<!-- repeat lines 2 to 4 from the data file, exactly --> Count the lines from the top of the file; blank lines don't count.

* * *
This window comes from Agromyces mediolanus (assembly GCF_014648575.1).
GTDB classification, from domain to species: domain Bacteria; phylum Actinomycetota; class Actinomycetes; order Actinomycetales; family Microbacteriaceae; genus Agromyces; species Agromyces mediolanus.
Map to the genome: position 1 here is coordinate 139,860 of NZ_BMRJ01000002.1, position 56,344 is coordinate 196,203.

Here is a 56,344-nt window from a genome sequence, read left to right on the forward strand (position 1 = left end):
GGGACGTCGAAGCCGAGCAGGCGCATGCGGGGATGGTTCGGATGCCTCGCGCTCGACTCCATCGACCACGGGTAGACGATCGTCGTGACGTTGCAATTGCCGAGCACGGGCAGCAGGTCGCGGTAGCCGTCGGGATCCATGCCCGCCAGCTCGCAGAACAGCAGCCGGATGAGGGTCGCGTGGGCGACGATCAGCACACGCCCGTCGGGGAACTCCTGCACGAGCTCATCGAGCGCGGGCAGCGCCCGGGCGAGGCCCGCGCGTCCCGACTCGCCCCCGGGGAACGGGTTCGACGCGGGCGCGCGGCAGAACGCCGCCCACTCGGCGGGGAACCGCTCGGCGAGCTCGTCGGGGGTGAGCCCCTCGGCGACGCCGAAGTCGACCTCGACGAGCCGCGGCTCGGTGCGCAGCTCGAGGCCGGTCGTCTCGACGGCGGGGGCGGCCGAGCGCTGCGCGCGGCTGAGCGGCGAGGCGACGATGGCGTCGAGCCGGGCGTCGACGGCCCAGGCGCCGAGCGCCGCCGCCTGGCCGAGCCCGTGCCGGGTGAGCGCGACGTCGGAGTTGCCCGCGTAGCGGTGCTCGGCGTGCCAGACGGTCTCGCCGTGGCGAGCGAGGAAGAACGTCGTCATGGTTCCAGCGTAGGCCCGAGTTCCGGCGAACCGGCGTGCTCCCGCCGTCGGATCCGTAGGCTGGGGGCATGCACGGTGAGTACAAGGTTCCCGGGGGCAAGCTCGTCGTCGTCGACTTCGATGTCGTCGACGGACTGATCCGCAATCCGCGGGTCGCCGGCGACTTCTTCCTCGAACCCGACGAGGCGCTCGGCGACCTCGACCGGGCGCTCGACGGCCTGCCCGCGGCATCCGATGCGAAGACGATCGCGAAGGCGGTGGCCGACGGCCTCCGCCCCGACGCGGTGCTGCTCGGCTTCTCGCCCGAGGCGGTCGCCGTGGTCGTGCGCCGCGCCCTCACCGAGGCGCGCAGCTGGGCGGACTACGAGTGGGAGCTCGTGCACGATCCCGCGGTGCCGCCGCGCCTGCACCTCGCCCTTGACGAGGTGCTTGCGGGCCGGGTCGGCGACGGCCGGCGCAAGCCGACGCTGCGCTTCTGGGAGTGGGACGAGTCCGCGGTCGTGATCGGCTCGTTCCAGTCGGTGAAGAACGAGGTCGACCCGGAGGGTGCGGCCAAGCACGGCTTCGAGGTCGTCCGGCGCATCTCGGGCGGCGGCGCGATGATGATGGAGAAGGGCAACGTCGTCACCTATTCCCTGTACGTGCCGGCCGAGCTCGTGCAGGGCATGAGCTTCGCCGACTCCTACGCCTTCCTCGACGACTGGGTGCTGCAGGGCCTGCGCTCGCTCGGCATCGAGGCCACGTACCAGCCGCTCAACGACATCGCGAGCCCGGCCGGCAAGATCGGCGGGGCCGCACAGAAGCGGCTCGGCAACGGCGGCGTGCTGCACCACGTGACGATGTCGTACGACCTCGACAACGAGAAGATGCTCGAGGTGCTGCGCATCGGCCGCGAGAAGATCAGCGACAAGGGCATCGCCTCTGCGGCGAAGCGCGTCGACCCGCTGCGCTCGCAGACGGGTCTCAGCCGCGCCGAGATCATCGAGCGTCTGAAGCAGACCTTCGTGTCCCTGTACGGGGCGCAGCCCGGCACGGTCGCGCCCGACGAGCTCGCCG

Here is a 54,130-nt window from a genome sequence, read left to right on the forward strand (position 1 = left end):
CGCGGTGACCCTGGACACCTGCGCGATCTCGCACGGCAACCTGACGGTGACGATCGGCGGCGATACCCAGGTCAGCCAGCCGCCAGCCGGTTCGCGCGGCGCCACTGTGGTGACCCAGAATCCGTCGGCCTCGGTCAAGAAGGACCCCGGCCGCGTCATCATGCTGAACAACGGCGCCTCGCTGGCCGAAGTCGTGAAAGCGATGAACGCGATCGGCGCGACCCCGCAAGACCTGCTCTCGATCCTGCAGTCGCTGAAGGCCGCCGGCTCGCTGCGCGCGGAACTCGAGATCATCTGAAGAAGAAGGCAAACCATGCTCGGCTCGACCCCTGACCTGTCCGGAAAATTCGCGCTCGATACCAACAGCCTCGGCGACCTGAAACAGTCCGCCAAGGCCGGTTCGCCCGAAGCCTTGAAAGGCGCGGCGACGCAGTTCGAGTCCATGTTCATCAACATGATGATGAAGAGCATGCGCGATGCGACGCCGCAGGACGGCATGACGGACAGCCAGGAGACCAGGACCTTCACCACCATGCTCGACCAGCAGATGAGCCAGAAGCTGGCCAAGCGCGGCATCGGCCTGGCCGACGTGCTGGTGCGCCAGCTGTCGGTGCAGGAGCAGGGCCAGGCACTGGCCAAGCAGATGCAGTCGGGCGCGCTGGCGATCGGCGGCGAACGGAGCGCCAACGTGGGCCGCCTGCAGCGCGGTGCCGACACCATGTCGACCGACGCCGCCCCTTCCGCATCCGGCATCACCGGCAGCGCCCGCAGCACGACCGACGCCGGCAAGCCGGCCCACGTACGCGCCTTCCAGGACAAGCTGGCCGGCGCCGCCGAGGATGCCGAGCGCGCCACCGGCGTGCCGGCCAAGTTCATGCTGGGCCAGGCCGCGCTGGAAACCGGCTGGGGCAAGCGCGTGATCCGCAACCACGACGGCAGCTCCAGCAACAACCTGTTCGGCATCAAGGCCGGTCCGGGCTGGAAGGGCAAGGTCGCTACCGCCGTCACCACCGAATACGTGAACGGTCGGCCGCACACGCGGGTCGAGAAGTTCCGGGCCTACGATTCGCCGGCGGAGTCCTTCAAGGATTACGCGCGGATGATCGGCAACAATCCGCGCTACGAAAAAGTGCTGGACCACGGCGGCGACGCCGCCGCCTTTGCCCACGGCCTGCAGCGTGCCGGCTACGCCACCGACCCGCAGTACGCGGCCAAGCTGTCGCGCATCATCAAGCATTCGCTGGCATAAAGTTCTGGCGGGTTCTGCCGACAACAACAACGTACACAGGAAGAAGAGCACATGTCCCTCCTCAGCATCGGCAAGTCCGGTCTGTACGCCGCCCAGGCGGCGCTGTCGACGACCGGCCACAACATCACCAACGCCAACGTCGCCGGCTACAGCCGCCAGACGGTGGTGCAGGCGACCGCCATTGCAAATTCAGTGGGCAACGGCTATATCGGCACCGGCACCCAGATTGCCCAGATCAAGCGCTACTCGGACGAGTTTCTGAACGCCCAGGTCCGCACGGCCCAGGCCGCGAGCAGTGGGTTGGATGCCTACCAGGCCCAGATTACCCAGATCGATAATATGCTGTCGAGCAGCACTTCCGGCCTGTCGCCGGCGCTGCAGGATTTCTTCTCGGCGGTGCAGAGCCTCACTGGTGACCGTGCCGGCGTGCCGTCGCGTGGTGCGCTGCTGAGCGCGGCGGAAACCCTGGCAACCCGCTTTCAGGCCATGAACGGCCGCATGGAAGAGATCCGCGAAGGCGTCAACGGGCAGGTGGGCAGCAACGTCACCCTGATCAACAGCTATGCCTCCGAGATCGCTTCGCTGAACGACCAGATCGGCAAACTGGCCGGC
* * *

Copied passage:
GTDB classification, from domain to species: domain Bacteria; phylum Actinomycetota; class Actinomycetes; order Actinomycetales; family Microbacteriaceae; genus Agromyces; species Agromyces mediolanus.
Map to the genome: position 1 here is coordinate 139,860 of NZ_BMRJ01000002.1, position 56,344 is coordinate 196,203.

Here is a 56,344-nt window from a genome sequence, read left to right on the forward strand (position 1 = left end):